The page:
In any case, I do not think rates are going to continue going lower indefinitely. The flight to quality only makes sense as long as investors are worried about something. According to the Wall Street Journal, “Some investors and strategists said they believe rates will end the year higher, but agree there may be room in the interim for them to dip lower than previously thought”. I agree and think that we will ultimately see rates rise, however, I am not sure when.

Conditions Improving for Business Investment?

As we have always been told in our Econ classes- increases in interest rate lead to decreases in investment. Decreases in interest rate lead to increases in investment. However, in terms of business investment, this is not necessarily the case. From Keynesian economics, we understand that interest-rate changes have “a great, though not a decisive, influence on the rate of investment”- as cited in Ben Leubsdorf‘s Wall Street Journal article. An article which that claims that interest rate does not play an influential role in investment decisions of most companies.

To help illustrate this phenomenon, a survey taken by hundreds of CFOs is presented that confirms that most firms are insensitive to decreases in interest rate. In terms of increases in interest rate, firms are only mildly responsive to these changes. Also featured in this article is a web poll of executives from hundreds of U.S. firms. The questions in the poll deal with the effects that changes in interest rate would have on their businesses’ decisions to invest. Results concurred that, “8% (of CFOs) would increase investment with a decline of one percentage point, and an additional 8% would spend more with a decline of one to two percentage points. An increase of one percentage point would cause 16% to scale back investments, while an increase of one to two percentage points would cause an additional 15% to pull back.” As we can see, it is evident that interest-rate changes do not play a crucial role in firms’ investment decisions.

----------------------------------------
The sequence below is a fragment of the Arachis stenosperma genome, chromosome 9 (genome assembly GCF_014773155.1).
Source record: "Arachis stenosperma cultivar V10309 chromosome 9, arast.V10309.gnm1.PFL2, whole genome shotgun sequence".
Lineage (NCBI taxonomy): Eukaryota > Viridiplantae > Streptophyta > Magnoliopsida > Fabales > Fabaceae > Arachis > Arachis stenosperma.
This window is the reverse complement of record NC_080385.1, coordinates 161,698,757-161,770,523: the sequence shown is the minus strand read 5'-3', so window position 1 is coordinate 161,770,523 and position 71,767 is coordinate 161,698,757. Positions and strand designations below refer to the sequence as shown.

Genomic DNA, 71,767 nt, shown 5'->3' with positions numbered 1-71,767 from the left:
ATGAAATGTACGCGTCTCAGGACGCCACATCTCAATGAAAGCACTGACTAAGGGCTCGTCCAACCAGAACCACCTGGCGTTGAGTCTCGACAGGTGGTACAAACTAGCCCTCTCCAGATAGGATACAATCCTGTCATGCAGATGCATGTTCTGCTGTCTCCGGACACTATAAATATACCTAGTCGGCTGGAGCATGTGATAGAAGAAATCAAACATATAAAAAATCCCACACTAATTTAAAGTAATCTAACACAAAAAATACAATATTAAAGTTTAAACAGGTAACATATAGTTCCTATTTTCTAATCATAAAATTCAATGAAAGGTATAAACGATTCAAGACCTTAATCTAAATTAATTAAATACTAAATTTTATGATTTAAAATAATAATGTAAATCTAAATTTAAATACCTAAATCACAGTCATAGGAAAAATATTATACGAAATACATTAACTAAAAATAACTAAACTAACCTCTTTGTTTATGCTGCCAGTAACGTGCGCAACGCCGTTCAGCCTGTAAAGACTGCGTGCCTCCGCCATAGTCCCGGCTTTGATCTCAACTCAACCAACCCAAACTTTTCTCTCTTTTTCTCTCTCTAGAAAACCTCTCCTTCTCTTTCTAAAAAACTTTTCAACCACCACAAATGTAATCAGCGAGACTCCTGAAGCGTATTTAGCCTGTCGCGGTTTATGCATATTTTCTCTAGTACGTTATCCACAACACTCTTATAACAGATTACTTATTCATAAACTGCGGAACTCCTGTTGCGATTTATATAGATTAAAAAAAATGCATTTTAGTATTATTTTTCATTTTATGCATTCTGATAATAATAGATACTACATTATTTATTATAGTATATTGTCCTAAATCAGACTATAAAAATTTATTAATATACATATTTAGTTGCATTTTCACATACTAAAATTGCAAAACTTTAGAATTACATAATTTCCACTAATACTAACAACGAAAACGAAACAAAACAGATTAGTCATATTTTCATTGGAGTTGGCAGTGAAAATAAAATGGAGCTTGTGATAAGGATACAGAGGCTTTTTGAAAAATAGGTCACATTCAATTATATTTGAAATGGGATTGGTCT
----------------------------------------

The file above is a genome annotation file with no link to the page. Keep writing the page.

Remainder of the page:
If interest rate is not a key component that influences firms’ investment decisions, what exactly are some key components? From this article, economist Steven Fazzari believes it could be due to “strength of financial condition” and also “growth of sales.” Recently, there has been agreement of this notion in the Wall Street Journal. Specifically, Neil Shah‘s article comments on why most companies are likely to increase spending in the near future. He believes that we should anticipate a rise in stock prices and real-estate values, and a decrease in gas prices. These changes should help consumers to spend more in future months. In accordance to this, he also believes that consumer spending is a leading indicator of business investment. Due to these expected changes, I believe a future implication we may see is many U.S. companies taking advantage of borrowing at low rates (given that these low rates would still not be considered the deciding factor of these firms’ decisions) and using this money for expansions. For example, investing in machinery and replacing older equipment. Overall, this article carried a notion of an overall improvement of the U.S. economy- “probably improving more than the market metrics indicate.”-Shah